Skip to main content
padlock icon - secure page this page is secure

Political identity, gender identity or both? The political effects of sexual orientation and gender identity items in survey research

Buy Article:

Price: $30.48 + tax (Refund Policy)

Issues arising from the measurement of gender identity on surveys have received scant attention from survey methodologists. We make use of three studies (two in the US and one in Mexico) to look at the effects of asking about gender identity on downstream measurements of political party affiliation. In all three studies, we show a significant impact of priming respondents to think about gender identity on expressed political identity. In two of the studies, we also find conditional effects based on the predispositions of respondents, and we find throughout that these effects are much stronger for men than for women.

Key messages
  • Asking about their gender identity leads to significant shifts in men’s reported partisanship.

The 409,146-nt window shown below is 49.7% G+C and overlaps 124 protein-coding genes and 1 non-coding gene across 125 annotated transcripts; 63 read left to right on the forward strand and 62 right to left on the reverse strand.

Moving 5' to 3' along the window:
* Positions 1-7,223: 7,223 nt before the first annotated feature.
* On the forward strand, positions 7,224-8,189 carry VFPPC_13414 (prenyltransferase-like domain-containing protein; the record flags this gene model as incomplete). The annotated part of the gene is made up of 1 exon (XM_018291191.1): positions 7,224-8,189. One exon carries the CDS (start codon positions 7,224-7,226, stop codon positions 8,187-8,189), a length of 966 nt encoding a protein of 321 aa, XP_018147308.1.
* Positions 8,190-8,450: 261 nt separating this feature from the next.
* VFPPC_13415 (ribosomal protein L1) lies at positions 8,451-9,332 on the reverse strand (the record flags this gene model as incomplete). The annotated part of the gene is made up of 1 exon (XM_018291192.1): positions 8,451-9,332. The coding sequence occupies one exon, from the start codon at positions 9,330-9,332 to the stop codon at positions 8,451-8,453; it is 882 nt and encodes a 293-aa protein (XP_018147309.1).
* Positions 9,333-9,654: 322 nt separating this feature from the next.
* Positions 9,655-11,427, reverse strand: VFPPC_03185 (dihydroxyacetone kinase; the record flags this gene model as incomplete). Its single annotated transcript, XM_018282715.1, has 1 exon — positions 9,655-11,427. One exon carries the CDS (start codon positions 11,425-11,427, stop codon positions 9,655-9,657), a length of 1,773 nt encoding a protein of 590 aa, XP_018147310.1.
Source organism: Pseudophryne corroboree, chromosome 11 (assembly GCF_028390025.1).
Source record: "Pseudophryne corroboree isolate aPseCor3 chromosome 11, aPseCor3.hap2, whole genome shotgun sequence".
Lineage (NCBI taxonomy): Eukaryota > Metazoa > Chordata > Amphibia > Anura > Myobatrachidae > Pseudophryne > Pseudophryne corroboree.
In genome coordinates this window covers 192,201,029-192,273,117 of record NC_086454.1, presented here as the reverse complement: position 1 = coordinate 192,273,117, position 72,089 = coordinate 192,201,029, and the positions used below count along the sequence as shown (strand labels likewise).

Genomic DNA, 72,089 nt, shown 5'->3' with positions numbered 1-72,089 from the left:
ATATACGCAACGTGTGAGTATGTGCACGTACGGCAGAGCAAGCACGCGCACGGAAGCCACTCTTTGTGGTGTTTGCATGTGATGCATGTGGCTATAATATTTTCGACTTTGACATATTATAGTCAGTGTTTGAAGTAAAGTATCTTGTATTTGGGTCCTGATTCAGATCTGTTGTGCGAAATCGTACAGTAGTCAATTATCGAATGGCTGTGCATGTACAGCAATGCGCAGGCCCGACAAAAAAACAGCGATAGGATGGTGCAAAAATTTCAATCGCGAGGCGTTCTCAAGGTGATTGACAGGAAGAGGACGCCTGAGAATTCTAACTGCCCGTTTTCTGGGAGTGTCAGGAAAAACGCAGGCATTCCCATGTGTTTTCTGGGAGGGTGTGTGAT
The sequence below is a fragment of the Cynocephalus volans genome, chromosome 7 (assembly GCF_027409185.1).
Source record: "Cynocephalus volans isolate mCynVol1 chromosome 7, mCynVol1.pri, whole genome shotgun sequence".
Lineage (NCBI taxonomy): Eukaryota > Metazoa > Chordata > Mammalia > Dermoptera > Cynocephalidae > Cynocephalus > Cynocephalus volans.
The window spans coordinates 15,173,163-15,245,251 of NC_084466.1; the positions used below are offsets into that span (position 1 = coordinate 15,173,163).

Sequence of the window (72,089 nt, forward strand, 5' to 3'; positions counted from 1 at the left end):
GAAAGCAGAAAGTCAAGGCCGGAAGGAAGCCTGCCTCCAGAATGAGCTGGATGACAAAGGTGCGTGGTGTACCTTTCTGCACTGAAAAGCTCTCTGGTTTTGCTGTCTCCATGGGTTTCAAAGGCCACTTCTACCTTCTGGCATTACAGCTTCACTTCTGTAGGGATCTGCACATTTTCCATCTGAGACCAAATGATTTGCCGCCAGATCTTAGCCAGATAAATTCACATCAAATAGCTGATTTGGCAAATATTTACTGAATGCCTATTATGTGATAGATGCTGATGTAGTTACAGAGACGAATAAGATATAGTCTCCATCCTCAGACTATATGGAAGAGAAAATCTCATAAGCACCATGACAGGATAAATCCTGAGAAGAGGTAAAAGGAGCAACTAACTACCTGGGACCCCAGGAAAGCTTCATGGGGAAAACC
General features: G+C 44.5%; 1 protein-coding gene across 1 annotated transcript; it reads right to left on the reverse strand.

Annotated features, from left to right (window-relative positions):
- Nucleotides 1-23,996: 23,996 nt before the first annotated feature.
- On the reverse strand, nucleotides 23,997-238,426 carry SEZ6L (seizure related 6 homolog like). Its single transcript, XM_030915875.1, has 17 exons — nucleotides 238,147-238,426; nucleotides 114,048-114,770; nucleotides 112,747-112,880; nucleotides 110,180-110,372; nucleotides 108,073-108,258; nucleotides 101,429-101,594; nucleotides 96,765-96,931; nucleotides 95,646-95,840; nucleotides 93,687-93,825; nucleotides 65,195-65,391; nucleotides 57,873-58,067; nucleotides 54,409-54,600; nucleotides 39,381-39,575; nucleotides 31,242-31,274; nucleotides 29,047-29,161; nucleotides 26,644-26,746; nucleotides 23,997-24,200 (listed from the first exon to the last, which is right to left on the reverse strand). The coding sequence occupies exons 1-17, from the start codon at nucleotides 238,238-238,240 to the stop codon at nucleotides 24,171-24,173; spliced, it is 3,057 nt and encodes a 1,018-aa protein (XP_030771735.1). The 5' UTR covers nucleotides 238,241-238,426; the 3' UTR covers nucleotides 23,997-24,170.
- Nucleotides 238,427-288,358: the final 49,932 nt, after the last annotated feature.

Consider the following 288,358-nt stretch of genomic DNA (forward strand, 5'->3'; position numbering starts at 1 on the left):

• In the US, saying that they are more masculine leads men to say that they are more Republican.

  • While they are needed to bring our analyses in line with our theories, researchers need to be careful about how they use sexual orientation and gender identity items in surveys.
No References
No Citations
No Supplementary Data
No Article Media
No Metrics

Keywords: gender identity; masculinity; political party; priming; survey methodology; threat

Affiliations: 1: Fairleigh Dickinson University, USA 2: Montclair State University, USA

Appeared or available online: June 23, 2020

  • Access Key
  • Free content
  • Partial Free content
  • New content
  • Open access content
  • Partial Open access content
  • Subscribed content
  • Partial Subscribed content
  • Free trial content
Cookie Policy
Cookie Policy
Ingenta Connect website makes use of cookies so as to keep track of data that you have filled in. I am Happy with this Find out more